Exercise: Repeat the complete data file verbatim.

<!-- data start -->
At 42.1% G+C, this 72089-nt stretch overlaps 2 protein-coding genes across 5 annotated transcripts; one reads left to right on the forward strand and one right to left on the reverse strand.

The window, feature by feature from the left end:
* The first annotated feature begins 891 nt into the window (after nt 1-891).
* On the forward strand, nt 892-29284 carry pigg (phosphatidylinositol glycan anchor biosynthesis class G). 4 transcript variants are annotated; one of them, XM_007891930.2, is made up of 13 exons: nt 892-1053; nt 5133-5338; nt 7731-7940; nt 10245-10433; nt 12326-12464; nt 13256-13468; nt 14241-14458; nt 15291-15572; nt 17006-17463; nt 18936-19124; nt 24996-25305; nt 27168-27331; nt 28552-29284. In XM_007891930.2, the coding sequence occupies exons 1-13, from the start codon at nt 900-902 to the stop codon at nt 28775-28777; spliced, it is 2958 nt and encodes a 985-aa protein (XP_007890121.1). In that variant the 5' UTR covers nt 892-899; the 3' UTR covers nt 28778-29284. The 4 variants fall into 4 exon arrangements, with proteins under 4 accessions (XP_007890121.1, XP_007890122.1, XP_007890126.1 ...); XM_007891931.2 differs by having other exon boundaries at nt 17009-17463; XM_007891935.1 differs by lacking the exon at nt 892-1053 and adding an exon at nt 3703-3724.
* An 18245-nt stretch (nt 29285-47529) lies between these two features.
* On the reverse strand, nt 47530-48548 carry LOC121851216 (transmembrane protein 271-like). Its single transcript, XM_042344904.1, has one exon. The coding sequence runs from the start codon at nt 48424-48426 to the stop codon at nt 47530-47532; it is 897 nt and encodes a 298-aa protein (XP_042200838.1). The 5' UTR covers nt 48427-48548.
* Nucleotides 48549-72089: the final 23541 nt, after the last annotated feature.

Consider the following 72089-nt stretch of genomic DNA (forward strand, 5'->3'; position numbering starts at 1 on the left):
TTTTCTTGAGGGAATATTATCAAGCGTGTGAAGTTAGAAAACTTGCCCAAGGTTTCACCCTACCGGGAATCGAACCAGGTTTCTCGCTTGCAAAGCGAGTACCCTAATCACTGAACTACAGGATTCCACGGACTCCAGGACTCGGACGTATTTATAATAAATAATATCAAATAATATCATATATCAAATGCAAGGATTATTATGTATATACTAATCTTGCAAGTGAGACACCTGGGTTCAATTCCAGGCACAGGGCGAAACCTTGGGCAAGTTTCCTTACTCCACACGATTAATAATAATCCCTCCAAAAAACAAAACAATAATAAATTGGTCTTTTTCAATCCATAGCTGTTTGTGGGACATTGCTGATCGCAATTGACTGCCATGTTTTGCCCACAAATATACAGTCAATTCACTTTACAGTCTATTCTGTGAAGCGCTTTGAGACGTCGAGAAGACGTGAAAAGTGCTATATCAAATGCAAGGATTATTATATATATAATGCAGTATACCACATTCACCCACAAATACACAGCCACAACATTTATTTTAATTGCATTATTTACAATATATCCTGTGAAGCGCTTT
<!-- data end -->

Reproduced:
At 42.1% G+C, this 72089-nt stretch overlaps 2 protein-coding genes across 5 annotated transcripts; one reads left to right on the forward strand and one right to left on the reverse strand.

The window, feature by feature from the left end:
* The first annotated feature begins 891 nt into the window (after nt 1-891).
* On the forward strand, nt 892-29284 carry pigg (phosphatidylinositol glycan anchor biosynthesis class G). 4 transcript variants are annotated; one of them, XM_007891930.2, is made up of 13 exons: nt 892-1053; nt 5133-5338; nt 7731-7940; nt 10245-10433; nt 12326-12464; nt 13256-13468; nt 14241-14458; nt 15291-15572; nt 17006-17463; nt 18936-19124; nt 24996-25305; nt 27168-27331; nt 28552-29284. In XM_007891930.2, the coding sequence occupies exons 1-13, from the start codon at nt 900-902 to the stop codon at nt 28775-28777; spliced, it is 2958 nt and encodes a 985-aa protein (XP_007890121.1). In that variant the 5' UTR covers nt 892-899; the 3' UTR covers nt 28778-29284. The 4 variants fall into 4 exon arrangements, with proteins under 4 accessions (XP_007890121.1, XP_007890122.1, XP_007890126.1 ...); XM_007891931.2 differs by having other exon boundaries at nt 17009-17463; XM_007891935.1 differs by lacking the exon at nt 892-1053 and adding an exon at nt 3703-3724.
* An 18245-nt stretch (nt 29285-47529) lies between these two features.
* On the reverse strand, nt 47530-48548 carry LOC121851216 (transmembrane protein 271-like). Its single transcript, XM_042344904.1, has one exon. The coding sequence runs from the start codon at nt 48424-48426 to the stop codon at nt 47530-47532; it is 897 nt and encodes a 298-aa protein (XP_042200838.1). The 5' UTR covers nt 48427-48548.
* Nucleotides 48549-72089: the final 23541 nt, after the last annotated feature.

Consider the following 72089-nt stretch of genomic DNA (forward strand, 5'->3'; position numbering starts at 1 on the left):
TTTTCTTGAGGGAATATTATCAAGCGTGTGAAGTTAGAAAACTTGCCCAAGGTTTCACCCTACCGGGAATCGAACCAGGTTTCTCGCTTGCAAAGCGAGTACCCTAATCACTGAACTACAGGATTCCACGGACTCCAGGACTCGGACGTATTTATAATAAATAATATCAAATAATATCATATATCAAATGCAAGGATTATTATGTATATACTAATCTTGCAAGTGAGACACCTGGGTTCAATTCCAGGCACAGGGCGAAACCTTGGGCAAGTTTCCTTACTCCACACGATTAATAATAATCCCTCCAAAAAACAAAACAATAATAAATTGGTCTTTTTCAATCCATAGCTGTTTGTGGGACATTGCTGATCGCAATTGACTGCCATGTTTTGCCCACAAATATACAGTCAATTCACTTTACAGTCTATTCTGTGAAGCGCTTTGAGACGTCGAGAAGACGTGAAAAGTGCTATATCAAATGCAAGGATTATTATATATATAATGCAGTATACCACATTCACCCACAAATACACAGCCACAACATTTATTTTAATTGCATTATTTACAATATATCCTGTGAAGCGCTTT